Rep. Marcus Oshiro has a bill going through the 2009 session, HB31, RELATING TO EMPLOYMENT PRACTICES. The bill establishes that the employer's use of credit history in hiring and termination decisions is an unlawful and discriminatory practice.
The issue was covered by USA TODAY, quoting Rep. Oshiro as a resource.
About 43% of U.S. employers check job applicants for overdue payments on anything from mortgages and rent to credit cards and student loans, according to the Society for Human Resource Management and security consultant Kroll. That's up from 36% in 2004, a Kroll survey found.
But the checks are under fire from some lawmakers who say needy and trustworthy people are being shut out of jobs — at a time when the economy is bad and hiring is severely cut back.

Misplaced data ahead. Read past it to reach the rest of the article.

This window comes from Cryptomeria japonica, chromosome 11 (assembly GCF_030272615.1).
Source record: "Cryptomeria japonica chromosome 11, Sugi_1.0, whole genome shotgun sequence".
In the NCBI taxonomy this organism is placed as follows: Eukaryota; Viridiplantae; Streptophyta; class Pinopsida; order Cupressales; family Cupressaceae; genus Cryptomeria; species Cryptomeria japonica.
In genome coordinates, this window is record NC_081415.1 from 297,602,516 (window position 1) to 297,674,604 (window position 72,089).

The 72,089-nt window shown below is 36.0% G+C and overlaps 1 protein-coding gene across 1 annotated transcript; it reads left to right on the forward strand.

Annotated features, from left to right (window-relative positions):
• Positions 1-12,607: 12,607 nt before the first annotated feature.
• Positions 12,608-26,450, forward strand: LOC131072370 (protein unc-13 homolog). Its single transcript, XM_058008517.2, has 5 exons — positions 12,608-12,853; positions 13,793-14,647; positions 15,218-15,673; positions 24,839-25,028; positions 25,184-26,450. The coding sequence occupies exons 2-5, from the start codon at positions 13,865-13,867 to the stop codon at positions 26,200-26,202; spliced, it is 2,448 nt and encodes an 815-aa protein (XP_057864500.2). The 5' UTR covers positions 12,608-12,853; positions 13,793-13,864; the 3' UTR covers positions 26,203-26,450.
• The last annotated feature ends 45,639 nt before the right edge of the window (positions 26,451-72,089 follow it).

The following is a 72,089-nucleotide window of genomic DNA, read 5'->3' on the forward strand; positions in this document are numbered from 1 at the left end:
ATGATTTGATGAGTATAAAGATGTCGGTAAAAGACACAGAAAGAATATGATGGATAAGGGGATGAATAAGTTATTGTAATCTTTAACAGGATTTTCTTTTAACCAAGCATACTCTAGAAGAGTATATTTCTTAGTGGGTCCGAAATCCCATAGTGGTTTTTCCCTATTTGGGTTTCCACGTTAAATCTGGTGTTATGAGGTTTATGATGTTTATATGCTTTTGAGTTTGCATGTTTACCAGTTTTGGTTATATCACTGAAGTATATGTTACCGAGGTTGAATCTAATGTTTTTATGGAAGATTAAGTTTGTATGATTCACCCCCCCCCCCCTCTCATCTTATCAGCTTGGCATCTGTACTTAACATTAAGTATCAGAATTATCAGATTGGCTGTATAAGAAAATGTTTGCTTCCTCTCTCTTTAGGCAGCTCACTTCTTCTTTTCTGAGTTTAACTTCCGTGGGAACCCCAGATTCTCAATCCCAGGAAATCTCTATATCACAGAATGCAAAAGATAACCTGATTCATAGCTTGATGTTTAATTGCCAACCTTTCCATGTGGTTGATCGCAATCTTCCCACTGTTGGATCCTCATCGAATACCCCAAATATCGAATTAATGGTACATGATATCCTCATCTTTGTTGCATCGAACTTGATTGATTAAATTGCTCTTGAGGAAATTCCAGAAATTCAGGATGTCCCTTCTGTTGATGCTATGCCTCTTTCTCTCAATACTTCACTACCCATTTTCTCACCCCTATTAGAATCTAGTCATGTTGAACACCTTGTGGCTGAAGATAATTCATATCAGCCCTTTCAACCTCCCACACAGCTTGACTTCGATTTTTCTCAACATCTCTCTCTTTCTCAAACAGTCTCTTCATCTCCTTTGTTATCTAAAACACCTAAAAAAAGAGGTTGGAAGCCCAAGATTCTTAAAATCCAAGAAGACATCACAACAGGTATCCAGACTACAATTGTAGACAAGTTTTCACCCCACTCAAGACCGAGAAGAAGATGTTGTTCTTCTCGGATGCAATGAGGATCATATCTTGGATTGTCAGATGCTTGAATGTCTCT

"It's almost like being forever sentenced to debtors' prison," said Hawaii state Rep. Marcus Oshiro, a Democrat.
Said Democratic state Rep. Matthew Lesser of Connecticut, "There's an awareness that a lot of people have bad credit for reasons that have nothing to do with their worth as an employee."
Bills by Lesser and Oshiro aim to eliminate many credit checks by requiring employers to prove they are vital to hiring. "Employers do the checks routinely without showing there's any connection to the job," said state lawmaker Michael Benjamin, a New York Democrat, whose bill would restrict credit checks.
Missouri and Texas are considering restrictions. Washington state enacted restrictions in 2007, the year Ishimaru told a government hearing that employee credit checks could violate civil rights law.